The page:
*Did EGG have a real issue with using the words Wizard or Sorcerer? Magic-User is such a ponderous name for the class I am surprised that it caught on, and yet, three decades after I started using the term I still use it.

Monday, December 12, 2011

Character Generation- How Do You Roll?

This post started life as a comment on the "Dreams in the Lich House" blog, but I realized that it was really long and figured I might just as well turn it into a post here. Take a minute and go read that post, if you haven't already, I'll still be here when you get back.


I voted for my preference for 3d6x6 in order, but that's not how we play AD&D here most of the time. I started playing D&D with Holmes Basic and ability scores weren't as important there, but in AD&D they take a wild leap forward in importance for the playability and survivability of your character. In OD&D the highest bonus was +1, the worst penalty was -1, as far as I can tell there is no Strength bonus for Fighting Men at all other than an XP bonus. Holmes Basic follows this pattern, but ups the Constitution bonus to +3 at 18. Moldvay Basic* really ups the ante as far as ability score modifiers with most stats having modifiers that range from -3 to +3, Charisma being the lone hold out with it's -2 to +2 range. AD&D explodes modifiers though, particularly Strength, where it separates the To Hit modifier from the Damage modifier and adds Percentile Strength to Fighters and their Sub-Classes that roll an 18. So suddenly for Strength alone you have modifiers that range from -3/-1 to +3/+6; admittedly that's the most egregious case of stat bonus/penalty inflation, but it does pretty clearly show the advancement of stat importance through the editions.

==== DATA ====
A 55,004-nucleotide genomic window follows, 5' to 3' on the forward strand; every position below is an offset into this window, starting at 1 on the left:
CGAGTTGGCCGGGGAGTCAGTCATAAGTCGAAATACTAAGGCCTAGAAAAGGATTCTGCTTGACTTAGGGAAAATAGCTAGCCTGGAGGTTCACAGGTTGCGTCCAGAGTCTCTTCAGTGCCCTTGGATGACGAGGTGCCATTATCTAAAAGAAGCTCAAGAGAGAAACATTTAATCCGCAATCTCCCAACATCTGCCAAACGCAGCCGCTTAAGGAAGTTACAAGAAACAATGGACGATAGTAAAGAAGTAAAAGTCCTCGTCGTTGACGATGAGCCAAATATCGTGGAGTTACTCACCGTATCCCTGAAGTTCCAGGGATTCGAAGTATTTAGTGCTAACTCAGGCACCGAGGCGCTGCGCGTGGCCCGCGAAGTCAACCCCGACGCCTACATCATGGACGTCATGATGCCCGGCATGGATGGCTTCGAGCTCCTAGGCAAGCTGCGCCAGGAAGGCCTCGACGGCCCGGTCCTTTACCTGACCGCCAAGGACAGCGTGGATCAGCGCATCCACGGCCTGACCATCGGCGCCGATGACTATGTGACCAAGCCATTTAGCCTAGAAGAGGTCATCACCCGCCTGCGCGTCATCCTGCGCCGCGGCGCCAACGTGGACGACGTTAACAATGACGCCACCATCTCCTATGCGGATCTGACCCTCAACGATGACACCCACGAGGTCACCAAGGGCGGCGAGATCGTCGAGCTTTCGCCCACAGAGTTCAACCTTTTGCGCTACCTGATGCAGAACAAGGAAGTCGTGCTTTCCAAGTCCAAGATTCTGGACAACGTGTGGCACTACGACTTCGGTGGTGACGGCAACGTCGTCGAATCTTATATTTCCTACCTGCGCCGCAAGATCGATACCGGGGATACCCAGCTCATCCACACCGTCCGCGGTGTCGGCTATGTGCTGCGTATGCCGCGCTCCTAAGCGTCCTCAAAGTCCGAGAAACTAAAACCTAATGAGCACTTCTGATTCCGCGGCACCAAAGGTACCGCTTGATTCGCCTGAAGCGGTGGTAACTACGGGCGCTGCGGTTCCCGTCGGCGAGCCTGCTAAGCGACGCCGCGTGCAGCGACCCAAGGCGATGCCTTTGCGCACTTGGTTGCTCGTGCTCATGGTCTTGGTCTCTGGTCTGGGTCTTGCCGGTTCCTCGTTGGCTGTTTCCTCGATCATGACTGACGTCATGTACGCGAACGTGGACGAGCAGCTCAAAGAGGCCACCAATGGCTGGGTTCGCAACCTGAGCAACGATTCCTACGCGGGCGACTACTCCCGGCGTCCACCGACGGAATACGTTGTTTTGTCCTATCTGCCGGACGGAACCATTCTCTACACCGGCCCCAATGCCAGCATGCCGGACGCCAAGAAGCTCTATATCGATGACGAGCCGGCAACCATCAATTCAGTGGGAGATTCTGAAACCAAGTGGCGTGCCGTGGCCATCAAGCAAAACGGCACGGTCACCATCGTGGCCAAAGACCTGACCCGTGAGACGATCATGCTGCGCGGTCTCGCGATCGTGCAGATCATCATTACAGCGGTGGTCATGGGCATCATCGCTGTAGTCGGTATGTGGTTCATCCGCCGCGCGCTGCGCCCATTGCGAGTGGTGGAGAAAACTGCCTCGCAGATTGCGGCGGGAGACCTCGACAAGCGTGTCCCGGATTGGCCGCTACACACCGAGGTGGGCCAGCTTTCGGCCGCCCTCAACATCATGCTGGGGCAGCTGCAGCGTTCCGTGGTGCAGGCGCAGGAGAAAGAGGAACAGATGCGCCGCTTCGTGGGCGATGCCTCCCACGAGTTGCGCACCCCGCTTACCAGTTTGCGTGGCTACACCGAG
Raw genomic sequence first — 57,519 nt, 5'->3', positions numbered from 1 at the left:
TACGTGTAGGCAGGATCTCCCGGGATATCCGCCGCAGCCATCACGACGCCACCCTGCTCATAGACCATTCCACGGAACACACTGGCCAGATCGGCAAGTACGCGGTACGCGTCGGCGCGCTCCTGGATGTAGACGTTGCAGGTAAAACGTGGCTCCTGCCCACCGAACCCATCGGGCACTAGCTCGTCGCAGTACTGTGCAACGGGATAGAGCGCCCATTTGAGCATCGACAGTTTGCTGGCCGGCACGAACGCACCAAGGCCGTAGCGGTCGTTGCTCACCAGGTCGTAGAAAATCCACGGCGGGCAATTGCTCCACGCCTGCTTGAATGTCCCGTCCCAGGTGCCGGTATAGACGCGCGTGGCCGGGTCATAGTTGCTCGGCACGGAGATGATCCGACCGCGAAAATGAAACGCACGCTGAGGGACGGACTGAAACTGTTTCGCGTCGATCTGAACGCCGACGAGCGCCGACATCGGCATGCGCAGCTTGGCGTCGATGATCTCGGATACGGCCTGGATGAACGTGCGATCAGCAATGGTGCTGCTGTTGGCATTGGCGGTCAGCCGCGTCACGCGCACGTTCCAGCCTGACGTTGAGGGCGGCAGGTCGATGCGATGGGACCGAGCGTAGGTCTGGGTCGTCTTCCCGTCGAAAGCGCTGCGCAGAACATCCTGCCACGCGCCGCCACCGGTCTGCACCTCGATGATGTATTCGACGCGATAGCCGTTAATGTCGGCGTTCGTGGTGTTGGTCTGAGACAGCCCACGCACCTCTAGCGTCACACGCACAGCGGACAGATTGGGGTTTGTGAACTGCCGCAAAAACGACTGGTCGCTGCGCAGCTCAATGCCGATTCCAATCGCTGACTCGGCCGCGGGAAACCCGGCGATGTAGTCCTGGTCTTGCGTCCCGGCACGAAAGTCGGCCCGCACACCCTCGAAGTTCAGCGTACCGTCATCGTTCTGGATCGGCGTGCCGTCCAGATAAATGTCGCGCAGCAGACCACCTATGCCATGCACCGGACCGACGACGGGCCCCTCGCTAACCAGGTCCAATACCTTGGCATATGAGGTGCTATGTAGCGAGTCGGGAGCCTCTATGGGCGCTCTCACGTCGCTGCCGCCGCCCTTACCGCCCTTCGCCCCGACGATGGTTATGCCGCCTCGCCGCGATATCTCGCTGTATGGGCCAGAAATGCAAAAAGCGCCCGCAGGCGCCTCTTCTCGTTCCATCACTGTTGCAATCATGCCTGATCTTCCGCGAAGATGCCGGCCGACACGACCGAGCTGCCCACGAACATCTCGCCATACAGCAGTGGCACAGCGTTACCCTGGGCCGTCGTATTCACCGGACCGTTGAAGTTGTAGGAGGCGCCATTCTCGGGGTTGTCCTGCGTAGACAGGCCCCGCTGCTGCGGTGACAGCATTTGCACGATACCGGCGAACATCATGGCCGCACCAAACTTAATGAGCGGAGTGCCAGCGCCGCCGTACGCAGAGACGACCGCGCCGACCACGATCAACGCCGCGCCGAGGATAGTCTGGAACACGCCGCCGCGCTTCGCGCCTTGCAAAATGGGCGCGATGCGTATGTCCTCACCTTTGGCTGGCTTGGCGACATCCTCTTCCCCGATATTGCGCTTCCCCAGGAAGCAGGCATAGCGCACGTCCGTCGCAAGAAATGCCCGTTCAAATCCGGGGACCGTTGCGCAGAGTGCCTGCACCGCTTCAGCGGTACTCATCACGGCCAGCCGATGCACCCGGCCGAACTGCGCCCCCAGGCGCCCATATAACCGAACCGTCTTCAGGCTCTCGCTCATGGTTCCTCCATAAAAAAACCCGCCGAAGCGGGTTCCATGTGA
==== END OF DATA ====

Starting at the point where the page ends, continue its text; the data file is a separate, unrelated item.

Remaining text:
As a DM I have taken to going with one of two options for character generation. Option A- roll 4d6(drop the lowest)x6 arrange to taste, or option B- roll 4d6(drop the lowest)x7 in order drop the lowest stat**. I still play with a "Hopeless Character" clause too, if you roll a character with either option that has no stats higher than a 9 or has multiple negative modifiers, just give it to me and I'll use it as an NPC sometime maybe. I usually give them one "free" re-roll too, just in case they think they can do better, but they give up the first character in those cases as if it were hopeless. I guess I have gotten soft as a DM lately.